“I think that cursive is a skill that needs to be taught,” she said. “We are in a technologically advanced era, yes, but not teaching students cursive is robbing them of the skill of writing. The skill of expressing themselves is taken away by texting and emails.”

Becknell also takes offense at the notion that cursive writing is dead. “It is not a dead subject,” she said. “I still write in cursive and so do many others. If we follow through with cutting cursive in schools, some students may not be able to write their signatures.”

Although some high school students may not agree with her, studies show that Becknell may be right when she says the elimination of cursive writing instruction could be disastrous.

A study by Johns Hopkins University researchers revealed that the human brain actually changes structure in reaction to physical instruction such as cursive handwriting. The study, reported in Science magazine, also showed that these structural changes led to “almost immediate improvement in fluency” and that practicing cursive writing helps acquired knowledge become more stable.

For Becknell, the issue is less about science and more about art and expression. “I think typing is a valuable subject, but writing skills are just as important,” she said. “Writing cursive is another form of art on paper.”

Massa seems a bit more open to the idea that cursive’s days are numbered. “At some time in the future, cursive may become totally obsolete and therefore will not need to be learned,” she said. “But I don’t believe that time is yet here.”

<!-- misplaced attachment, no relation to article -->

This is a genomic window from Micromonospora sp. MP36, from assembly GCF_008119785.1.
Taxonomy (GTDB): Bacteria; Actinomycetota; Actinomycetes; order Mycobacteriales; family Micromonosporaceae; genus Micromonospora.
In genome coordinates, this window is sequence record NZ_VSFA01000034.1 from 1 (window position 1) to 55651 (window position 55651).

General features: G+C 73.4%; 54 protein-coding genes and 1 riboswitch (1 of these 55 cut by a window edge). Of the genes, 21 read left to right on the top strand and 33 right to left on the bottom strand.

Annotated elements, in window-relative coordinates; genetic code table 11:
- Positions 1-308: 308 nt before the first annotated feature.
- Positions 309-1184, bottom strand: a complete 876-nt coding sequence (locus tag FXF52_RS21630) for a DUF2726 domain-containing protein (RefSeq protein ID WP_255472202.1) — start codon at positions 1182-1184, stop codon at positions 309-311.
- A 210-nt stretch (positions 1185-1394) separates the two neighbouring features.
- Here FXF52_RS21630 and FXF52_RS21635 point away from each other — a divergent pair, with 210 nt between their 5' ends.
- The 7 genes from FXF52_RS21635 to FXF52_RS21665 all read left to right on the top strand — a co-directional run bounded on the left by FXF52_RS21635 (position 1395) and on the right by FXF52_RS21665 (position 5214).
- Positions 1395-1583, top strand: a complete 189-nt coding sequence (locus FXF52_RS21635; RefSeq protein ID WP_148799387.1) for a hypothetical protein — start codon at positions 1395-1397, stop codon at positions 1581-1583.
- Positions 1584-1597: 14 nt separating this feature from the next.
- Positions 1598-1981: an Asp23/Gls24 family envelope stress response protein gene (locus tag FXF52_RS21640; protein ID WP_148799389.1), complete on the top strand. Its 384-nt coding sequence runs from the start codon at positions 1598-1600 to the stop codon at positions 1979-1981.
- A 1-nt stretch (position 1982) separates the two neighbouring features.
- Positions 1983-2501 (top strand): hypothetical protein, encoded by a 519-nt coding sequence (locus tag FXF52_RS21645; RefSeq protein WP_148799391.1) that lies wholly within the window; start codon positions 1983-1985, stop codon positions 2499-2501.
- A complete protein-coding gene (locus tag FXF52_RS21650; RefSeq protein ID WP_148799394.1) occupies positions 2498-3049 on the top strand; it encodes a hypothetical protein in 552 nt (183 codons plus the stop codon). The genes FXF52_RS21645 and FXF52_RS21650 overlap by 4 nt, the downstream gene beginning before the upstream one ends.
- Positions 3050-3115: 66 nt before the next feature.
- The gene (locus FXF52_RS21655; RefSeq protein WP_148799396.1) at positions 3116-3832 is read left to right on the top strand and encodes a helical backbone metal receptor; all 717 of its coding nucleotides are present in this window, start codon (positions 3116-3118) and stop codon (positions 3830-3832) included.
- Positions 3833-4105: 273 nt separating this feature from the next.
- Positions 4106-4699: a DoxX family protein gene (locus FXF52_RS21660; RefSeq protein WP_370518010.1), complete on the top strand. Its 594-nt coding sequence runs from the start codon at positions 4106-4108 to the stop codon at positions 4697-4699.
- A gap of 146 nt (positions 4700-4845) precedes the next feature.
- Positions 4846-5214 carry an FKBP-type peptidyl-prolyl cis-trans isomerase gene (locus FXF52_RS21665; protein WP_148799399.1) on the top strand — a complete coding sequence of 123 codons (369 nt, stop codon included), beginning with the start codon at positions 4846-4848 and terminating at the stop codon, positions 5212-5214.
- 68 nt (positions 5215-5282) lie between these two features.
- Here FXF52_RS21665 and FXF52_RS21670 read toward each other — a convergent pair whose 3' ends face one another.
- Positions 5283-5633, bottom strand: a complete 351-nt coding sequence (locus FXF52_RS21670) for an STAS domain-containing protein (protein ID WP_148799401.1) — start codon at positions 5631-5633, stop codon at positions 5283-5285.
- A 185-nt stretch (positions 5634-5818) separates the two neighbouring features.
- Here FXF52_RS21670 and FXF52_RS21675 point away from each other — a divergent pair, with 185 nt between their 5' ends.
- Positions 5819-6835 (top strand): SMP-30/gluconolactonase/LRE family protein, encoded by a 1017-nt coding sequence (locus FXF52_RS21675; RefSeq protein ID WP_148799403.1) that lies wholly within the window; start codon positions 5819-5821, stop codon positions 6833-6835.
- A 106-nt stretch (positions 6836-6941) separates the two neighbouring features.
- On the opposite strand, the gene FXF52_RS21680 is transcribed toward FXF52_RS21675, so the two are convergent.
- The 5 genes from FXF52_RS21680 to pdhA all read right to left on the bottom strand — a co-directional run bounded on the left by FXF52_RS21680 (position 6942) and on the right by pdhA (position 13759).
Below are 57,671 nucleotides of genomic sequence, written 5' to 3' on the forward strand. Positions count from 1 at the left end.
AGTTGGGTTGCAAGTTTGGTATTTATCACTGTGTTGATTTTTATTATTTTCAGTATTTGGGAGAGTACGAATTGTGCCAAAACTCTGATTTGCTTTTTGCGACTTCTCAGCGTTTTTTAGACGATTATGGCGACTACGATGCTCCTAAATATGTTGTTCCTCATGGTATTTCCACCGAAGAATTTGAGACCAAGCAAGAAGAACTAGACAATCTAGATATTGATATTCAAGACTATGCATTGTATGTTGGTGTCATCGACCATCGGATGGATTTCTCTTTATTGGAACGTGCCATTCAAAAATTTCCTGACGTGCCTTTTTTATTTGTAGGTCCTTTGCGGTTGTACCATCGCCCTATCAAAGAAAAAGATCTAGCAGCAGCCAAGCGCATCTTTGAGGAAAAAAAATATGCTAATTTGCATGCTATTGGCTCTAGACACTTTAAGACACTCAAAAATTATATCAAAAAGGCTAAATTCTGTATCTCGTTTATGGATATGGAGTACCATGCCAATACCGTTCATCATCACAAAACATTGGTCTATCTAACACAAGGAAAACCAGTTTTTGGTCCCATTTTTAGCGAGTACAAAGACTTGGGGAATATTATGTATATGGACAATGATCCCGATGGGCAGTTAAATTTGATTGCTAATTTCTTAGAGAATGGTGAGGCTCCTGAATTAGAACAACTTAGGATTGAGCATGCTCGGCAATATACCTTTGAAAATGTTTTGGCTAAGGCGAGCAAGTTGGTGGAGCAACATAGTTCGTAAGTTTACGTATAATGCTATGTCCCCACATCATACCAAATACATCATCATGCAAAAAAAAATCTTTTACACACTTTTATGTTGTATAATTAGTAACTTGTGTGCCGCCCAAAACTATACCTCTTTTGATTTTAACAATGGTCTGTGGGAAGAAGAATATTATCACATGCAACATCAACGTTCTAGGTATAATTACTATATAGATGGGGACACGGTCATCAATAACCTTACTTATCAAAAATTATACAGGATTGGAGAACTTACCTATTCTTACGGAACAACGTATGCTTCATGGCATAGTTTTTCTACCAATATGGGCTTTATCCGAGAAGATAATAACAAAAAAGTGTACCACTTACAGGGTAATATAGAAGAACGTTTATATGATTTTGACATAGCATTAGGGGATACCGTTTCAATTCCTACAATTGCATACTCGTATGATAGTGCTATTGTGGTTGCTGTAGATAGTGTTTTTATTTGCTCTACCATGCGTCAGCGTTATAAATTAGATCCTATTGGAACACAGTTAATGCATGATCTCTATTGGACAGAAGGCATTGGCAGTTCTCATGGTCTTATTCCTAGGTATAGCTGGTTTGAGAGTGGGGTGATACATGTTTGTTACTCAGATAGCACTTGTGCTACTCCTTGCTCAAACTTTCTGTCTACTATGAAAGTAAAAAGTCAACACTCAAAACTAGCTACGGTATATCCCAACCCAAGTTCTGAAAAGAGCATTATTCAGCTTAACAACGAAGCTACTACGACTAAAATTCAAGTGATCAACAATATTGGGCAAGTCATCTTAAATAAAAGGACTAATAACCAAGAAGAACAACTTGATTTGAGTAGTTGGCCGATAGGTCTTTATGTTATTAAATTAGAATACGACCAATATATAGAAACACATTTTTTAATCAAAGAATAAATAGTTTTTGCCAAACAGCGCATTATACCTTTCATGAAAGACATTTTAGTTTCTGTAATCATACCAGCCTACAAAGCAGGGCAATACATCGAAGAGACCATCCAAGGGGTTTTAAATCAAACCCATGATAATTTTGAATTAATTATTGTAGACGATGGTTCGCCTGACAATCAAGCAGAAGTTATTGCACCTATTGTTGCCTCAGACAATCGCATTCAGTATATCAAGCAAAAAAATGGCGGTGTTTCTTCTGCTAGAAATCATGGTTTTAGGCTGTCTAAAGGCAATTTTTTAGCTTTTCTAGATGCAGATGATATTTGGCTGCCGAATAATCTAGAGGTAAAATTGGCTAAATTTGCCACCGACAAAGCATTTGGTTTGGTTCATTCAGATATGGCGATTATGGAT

2 Comments

2 Responses to “Technology could spell the end of cursive writing”

  1. Dakota Miller on October 18th, 2011 7:14 am

    Cursive is something that I feel is sadly going to die in the coming years. In a country where everything is generally very “What’s Essential” when it comes to education, I don’t foresee cursive surviving into the end of everything … which is kind of shocking. It’s interesting to think that in 20 or 30 years, I’ll be able to pass a note to my significant other that my children can’t read … just by writing it in cursive.

    [Reply]

    Linda Milligan, Ph.D Reply:

    Those of you who don’t learn cursive will be able to make an X where your signature is required. Then you will be labeled a functional illiterate in the minds of those who can write. Computer keyboards are easy enough to use if you take a few months of typing, but computers and keyboards are not available for use everywhere, particularly in lecture halls where you are expected to take notes. Printing letters is slow; cursive is fast. Without the skill, you will be slowed down and won’t be able to keep up with your thoughts. There is a certain convenience in being able to grab a piece of paper anywhere and quickly write down thoughts, feelings, ideas before they fade. But I’m talking about a higher order of writing here that comes from a higher order of thinking, and not the everyday chit chat of phone chatter and texting. Perhaps that’s why cursive used to be the mark of an educated person and may be yet again. A truly educated person is a thinker and not just a chatterer. Yes, you can think and compose on a keyboard. I do it all the time. But we did not quit teaching students to write after the invention of the typewriter, so why rob them of the skill after the invention of the word processor? I fear there must be some lazy teachers out there. Think of what you will be doing to your students if you fail to teach them the full use of our language. If they lack the ability to write in cursive, they will probably not be able to read it either, which will further the cause of functional illiteracy. Wouldn’t it be embarrassing for them to have to ask a college professor or employer to translate the note they wrote them from cursive into print? If you don’t think so, you should.

    [Reply]

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Technology could spell the end of cursive writing